I expect it went down like this: "We'll store the names and addresses in a separate database and use a unique key to link them to the other data for internal purposes only. That way, if a hacker gets a hold of both databases, they'll never think to follow foreign keys between separate databases!"

      This is a brilliant question and one they have not really answered. It's complete horse dung their claim. I think you suggestion as to their implementation is likely close to the mark. Although I doubt they even thought to use a seperate database. More likely the same database - different table and the their apps cannot access them at the same time. Doesn't stop their IT department or anybody with a modicum of understanding from accessing it. They're kidding themselves and by extension the Australian public.

      The example the director of the ABS quoted yesterday (matching death records with census indigenous ethnicity data keyed by name to study indigenous life expectancy) basically demonstrated something will cross reference the data. If it's an app, then the app developers can access that data and if the app developers and administrators can access that data concurrently then potentially anybody can with a policy change or a breach.

    I've got no issues with this. UK census are one of the most helpful ways of tracing your family back (assuming your family is from the UK) in the 1900s.

    Won't be taking part in this then!

      neither.. shame, i used to enjoy filling them in.

    Anyone who thinks the government can keep your data secure and respect your privacy needs to watch House of Cards.

    Or for a real world example, look at how the stupid NHS in the UK leaked the records of 600,000 patients.

      When was the last time ABS had a data breach?

        When a grad gave his uni mate working at a bank sensitive economic data before its public release and make a good enough killing on currency markets it was spotted.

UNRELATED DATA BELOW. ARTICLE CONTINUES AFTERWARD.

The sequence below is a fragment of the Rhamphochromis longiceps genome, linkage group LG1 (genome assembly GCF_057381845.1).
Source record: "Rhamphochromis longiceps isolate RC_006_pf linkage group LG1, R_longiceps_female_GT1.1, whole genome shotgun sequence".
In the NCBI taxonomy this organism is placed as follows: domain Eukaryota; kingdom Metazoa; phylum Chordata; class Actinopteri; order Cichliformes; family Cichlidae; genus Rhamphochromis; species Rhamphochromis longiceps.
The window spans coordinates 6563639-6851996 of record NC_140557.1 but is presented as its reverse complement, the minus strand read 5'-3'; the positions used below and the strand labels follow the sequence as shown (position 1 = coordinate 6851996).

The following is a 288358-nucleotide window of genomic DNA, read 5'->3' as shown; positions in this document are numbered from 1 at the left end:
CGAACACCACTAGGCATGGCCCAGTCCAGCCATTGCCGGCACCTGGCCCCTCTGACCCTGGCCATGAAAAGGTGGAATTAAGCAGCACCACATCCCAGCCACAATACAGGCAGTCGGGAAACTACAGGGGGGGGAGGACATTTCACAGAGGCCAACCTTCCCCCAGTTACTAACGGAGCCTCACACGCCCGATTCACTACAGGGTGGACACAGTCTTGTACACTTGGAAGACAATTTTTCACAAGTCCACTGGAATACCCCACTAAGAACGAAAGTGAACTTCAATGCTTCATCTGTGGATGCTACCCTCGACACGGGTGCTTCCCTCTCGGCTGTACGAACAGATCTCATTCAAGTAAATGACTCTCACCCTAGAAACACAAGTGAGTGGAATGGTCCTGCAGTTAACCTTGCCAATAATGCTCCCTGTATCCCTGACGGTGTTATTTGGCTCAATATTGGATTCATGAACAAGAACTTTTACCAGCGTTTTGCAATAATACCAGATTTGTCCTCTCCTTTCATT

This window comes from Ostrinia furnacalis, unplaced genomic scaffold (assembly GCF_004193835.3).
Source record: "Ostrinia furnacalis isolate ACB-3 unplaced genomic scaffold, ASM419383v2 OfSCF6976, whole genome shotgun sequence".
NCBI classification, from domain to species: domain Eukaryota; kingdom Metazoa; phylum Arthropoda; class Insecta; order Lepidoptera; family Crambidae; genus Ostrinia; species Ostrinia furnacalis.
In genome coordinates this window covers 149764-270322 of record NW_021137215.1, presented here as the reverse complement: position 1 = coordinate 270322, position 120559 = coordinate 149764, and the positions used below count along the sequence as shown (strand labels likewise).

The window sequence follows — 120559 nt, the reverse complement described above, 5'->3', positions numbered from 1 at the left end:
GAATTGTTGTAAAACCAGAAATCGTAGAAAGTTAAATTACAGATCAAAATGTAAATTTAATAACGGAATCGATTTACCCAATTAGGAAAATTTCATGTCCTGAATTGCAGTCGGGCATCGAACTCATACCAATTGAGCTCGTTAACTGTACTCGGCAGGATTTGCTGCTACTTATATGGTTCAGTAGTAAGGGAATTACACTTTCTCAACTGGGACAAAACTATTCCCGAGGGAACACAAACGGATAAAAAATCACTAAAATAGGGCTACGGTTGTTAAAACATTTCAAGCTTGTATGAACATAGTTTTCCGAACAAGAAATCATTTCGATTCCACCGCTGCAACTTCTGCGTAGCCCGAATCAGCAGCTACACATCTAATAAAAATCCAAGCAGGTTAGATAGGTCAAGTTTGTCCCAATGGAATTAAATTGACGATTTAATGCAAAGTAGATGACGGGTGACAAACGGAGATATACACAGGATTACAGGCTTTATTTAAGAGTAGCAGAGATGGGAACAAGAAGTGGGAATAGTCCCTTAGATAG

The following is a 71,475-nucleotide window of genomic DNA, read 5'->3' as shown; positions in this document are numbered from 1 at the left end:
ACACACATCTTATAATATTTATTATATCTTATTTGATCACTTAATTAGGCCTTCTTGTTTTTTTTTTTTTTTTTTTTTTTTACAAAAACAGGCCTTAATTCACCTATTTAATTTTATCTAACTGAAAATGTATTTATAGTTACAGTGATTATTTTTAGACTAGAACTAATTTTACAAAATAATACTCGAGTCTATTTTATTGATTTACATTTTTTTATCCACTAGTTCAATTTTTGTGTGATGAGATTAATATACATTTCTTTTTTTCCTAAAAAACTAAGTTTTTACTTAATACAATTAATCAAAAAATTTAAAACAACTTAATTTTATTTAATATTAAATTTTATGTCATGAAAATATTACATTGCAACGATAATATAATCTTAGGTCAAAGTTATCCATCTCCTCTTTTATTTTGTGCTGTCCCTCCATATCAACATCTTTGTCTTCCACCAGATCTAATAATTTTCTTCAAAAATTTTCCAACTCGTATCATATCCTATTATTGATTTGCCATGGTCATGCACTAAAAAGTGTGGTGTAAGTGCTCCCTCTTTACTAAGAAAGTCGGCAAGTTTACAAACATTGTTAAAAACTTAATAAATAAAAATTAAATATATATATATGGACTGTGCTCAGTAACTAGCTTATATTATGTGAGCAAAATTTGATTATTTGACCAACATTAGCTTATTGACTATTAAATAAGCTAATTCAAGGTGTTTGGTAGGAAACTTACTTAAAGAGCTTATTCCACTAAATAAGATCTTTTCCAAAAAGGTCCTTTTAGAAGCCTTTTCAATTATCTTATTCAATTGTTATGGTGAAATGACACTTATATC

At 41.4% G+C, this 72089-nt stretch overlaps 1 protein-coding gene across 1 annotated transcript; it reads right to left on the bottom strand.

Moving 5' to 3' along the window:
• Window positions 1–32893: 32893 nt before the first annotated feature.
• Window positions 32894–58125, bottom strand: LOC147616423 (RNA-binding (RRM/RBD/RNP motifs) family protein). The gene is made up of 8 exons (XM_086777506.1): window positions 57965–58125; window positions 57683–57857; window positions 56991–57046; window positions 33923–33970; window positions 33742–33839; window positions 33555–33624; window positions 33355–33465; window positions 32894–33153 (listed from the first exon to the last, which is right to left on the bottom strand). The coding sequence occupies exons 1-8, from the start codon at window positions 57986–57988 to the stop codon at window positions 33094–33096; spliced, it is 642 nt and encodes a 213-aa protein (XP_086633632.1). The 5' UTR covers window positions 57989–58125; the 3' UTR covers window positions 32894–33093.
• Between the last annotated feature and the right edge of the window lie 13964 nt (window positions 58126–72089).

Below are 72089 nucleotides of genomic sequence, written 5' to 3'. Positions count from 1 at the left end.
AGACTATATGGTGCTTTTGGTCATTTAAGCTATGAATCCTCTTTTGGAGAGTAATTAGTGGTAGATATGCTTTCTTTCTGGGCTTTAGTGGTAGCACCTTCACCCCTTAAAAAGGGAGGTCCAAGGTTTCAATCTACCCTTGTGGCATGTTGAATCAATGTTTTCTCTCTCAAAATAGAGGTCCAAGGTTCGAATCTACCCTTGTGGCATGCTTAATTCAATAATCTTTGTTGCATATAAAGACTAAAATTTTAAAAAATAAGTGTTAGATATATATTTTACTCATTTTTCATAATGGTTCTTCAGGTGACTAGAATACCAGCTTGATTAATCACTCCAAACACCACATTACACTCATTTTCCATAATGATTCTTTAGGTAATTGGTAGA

2014. (

    Lots of people carrying on about this but so many people post way more info on Facebook that I don't know what their issue is. You don't need to hack a database if you can look through the average persons' social media feed.

      People choose to post on Facebook.

        Exactly. So many people have relinquished any privacy in the name of social media that I'm not surprised the government, who already knows who you are and what you do, has modified the census. You are not anonymous. You never were.

          Choice versus compulsion. It's crossing another line. No teverybody is on Facebook and those that are choose how much information they want to share.

      Lots of people don't post much personal info on Facebook. Lots of people have false names on Facebook (regardless of what their policy is, Facebook almost never takes action unless someone reports you). Lots more people don't use Facebook at all.

    Wow... just, wow... Obviously no government will make any sweeping amendments to any of the governance infrastructure currently set up to protect citizens in the name of, oh, "national security concerns". *cough cough*

    Census participation and therefore the usefulness of the data seems likely to plunge if / once knowledge of this manages to become mainstream...

      I'm pretty sure there's a fine for not completing it.

        You don't have to fill it out. You just have to hand it back and say that you refuse to answer. Failing that, just answer dishonestly...

        There was no fine in 2011:

        However, both US and UK govts require census to be filled out by law and since all of our laws follow either of those two, expect it to be the case here at some stage.

        You could fill out it dishonestly, but that could have all sorts of implications on you receiving government payments and other consequences. Each census form comes with a unique number sent to each address, so they know who it is, and from memory you need this unique number to fill out the online version as well.

          Although they could put the information together and correlate who is living where and claiming what benefits, there is always the excuse that you weren't at home on the night if you didn't want to full it out. or fill it out dishonestly.

          Knowing how government departments work very well, and their inability to even share a data centre rack with another agency of a similar risk profile/service delivery, it would take them many years to integrate the data from ABS into Centrelink.....

      When has ABS had a data breach?

        2014 (